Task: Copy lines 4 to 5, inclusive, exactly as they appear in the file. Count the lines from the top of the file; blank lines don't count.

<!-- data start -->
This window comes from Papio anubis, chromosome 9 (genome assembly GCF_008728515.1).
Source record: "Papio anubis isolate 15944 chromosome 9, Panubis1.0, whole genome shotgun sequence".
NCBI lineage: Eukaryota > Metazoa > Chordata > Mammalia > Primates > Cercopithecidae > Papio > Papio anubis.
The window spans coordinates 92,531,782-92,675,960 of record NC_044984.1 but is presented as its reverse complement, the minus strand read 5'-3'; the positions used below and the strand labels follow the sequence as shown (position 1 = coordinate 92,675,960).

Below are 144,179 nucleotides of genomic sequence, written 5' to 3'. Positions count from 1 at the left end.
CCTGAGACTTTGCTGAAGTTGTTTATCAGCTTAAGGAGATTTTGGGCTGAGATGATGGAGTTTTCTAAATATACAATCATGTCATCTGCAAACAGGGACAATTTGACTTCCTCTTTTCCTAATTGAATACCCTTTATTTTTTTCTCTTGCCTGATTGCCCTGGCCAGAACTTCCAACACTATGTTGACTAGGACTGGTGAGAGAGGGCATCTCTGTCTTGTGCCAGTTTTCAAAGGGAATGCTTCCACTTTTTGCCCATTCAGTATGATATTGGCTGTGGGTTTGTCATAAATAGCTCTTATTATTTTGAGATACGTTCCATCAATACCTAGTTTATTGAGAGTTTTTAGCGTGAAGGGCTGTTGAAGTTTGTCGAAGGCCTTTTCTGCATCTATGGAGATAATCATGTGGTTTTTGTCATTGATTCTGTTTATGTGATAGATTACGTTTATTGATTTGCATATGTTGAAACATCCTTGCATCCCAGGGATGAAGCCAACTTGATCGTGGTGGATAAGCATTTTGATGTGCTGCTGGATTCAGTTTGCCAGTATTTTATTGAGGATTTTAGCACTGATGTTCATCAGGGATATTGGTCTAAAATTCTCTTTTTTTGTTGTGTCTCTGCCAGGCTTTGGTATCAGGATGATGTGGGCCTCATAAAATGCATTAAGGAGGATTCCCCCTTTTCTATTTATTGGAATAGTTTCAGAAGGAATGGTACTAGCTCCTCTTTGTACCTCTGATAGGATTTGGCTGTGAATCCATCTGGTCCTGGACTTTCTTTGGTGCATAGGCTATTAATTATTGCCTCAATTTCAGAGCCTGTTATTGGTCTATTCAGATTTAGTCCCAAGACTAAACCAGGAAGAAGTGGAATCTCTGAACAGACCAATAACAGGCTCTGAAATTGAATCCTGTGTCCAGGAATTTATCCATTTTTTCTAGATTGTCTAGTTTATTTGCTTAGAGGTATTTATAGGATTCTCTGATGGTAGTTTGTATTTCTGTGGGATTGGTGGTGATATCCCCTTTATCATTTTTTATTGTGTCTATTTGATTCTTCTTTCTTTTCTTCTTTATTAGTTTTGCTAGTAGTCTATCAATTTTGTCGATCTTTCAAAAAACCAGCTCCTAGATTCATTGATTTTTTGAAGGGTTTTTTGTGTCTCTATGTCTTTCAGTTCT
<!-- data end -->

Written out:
The window spans coordinates 92,531,782-92,675,960 of record NC_044984.1 but is presented as its reverse complement, the minus strand read 5'-3'; the positions used below and the strand labels follow the sequence as shown (position 1 = coordinate 92,675,960).

Below are 144,179 nucleotides of genomic sequence, written 5' to 3'. Positions count from 1 at the left end.